23 Sep 15. Turkish LPD contract comes into effect. Turkey’s order for the local construction of a landing platform dock (LPD) based on the Spanish Juan Carlos class has come into effect, Navantia told IHS Jane’s on 22 September. The contract, signed in May, came into effect with the receipt of Turkey’s first payment for the vessel by Navantia on 18 September.
SEDEF Gemi Insaati will construct the 27,436 tonne amphibious ship, based on Navantia’s BPE (Buque de Proyección Estratégica) design, for the Turkish Navy’s Havuzlu Cikarma Gemisi (HCG) programme. With receipt of the first payment, construction work on the ship is scheduled to begin one year from now, with delivery scheduled for 2021. Local industry has a large role in the project, with Navantia (apart from its design role) teamed with local firm Aydin Yazilim ve Elektronik Sanayii (AYESAS) to develop the hardware for the ship’s integrated platform management system (IPMS), installing the IPMS, testing it and providing in-service maintenance. Navantia is also responsible for delivering design and technology transfer, and five 8,000 kW MAN Diesel & Turbo SE 16V32/40 diesel engines. (Source: IHS Jane’s)
18 Sep 15. USAF approves production of Rolls-Royce C-130 engine Upgrade.
Rolls-Royce’s eight-year effort to develop the T56 Series 3.5 engine upgrade is about to pay off, with the US Air Force expected to finalize a contract for 12 kits for installation into the legacy C-130 fleet later this month. Rolls-Royce anticipates a $38m contract with the Air Force for the first 12 kits by the end of the month, and another order of 38 upgrade packages by the end of the year, according to Tom Hartmann, Rolls-Royce senior vice president of customer business. The kits will be delivered in fiscal years 2016 and 2017, he said. The contract will follow the Pentagon’s decision to approve production of the engine upgrade earlier this month, dubbed Milestone C. The upcoming contract kicks off what is expected to be a long-running agreement with the Air Force to upgrade the entire fleet of 400 C-130E and C-130H engines. The Milestone C decision also allows Rolls-Royce to move forward with negotiations for foreign military sales of the upgrade kits. Hartmann declined to specify which FMS customers the company is working with, but all the countries that operate Lockheed Martin’s C-130 – including Canada, Norway, India and UAE – are potential customers. Rolls-Royce is also targeting the P-3 Orion submarine hunters, which also use the T56 engine developed by the company, Hartmann said.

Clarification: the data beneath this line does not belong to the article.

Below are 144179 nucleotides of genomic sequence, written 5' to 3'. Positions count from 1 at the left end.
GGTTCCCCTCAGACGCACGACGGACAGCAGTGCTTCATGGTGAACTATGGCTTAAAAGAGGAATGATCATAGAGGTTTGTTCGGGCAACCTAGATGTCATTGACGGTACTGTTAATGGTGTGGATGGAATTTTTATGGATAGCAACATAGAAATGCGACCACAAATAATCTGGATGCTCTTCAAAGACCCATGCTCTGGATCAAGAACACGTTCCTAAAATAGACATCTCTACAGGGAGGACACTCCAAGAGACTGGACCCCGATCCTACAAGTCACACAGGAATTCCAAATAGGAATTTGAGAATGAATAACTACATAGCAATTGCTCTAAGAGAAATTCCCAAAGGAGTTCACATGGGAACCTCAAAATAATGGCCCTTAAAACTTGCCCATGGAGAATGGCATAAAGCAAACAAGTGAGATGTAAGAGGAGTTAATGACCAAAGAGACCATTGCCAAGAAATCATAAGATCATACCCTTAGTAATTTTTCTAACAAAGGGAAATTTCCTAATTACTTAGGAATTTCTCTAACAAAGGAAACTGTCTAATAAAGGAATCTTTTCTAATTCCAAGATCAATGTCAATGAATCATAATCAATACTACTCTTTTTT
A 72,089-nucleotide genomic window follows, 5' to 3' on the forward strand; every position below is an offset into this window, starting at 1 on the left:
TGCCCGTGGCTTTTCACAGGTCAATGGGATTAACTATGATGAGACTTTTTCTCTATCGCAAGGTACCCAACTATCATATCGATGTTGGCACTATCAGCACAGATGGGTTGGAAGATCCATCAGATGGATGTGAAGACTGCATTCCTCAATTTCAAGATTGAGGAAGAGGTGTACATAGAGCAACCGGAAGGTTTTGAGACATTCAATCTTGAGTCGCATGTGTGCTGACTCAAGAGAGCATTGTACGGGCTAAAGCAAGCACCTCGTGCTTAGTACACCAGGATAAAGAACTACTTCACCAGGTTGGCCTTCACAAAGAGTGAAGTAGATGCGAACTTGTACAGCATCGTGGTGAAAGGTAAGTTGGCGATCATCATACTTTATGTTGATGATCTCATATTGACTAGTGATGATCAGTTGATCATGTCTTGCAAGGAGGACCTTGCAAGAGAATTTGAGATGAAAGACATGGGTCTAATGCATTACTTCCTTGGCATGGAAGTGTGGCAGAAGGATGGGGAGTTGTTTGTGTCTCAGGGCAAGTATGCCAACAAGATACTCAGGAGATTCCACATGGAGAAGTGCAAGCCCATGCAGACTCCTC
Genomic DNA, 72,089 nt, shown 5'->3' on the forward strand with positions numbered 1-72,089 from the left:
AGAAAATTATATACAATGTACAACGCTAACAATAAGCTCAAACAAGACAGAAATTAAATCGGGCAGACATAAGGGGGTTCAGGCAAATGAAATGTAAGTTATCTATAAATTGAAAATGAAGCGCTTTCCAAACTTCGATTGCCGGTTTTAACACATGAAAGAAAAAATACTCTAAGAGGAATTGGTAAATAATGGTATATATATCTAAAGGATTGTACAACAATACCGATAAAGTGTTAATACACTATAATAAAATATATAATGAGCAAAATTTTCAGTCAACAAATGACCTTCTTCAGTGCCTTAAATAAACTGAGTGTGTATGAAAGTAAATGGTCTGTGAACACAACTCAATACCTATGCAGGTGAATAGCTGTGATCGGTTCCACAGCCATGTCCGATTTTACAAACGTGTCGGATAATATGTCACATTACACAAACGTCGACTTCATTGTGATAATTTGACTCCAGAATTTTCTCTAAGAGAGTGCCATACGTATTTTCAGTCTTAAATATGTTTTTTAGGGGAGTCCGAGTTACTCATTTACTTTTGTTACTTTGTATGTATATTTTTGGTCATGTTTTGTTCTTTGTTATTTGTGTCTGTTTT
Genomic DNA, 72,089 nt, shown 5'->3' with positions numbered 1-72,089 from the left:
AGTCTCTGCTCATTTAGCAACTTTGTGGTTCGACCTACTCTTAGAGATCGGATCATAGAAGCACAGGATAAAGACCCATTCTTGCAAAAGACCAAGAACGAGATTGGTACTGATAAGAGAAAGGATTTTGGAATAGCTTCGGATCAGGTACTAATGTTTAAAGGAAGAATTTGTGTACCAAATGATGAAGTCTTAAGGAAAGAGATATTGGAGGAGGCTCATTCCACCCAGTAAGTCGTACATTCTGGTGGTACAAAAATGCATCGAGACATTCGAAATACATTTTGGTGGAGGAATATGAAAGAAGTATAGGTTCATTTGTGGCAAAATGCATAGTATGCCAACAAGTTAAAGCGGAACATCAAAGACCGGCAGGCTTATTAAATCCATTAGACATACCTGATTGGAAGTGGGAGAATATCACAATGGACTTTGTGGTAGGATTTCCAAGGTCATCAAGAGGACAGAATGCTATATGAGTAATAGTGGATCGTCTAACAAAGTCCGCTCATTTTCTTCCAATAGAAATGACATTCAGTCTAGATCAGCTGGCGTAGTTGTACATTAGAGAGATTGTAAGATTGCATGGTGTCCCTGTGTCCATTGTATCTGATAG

The 3.5 upgrade will improve fuel consumption by at least 8 percent and increases time-on-wing by about 30 percent, Hartmann said. The kit is “completely plug-and-play,” and can easily be installed during regular maintenance of the older engines, which takes about 30-45 days.
The Air Force estimates fully implementing the 3.5 across the service’s C-130Hs will save $2bn by the end of the fleet’s service life, Hartmann noted. This is a good financial choice for the Air Force because Rolls-Royce has already paid to design and engineer the upgrade, he added.
Even if the Pentagon is forced to operate next year under a long-term continuing resolution, the Air Force will still have enough money to buy additional upgrade kits next year, Hartmann said.
“We are waiting with eager anticipation for the next tranche,” Hartmann said. “We hope now … they can start budgeting it on a regular basis for some increment of kits each year.” (Source: Defense News)
21 Sep 15. Industry: Let’s Compete for UK Maritime Patrol. With publication of Britain’s strategic defense and security review (SDSR) little more than two months away, potential contenders for a likely requirement to plug a gap in maritime patrol were making their case at last week’s DSEI show for why the government should look beyond the Royal Air Force’s apparent preferred choice of buying the Boeing P-8 aircraft without having a competition. Five years ago, the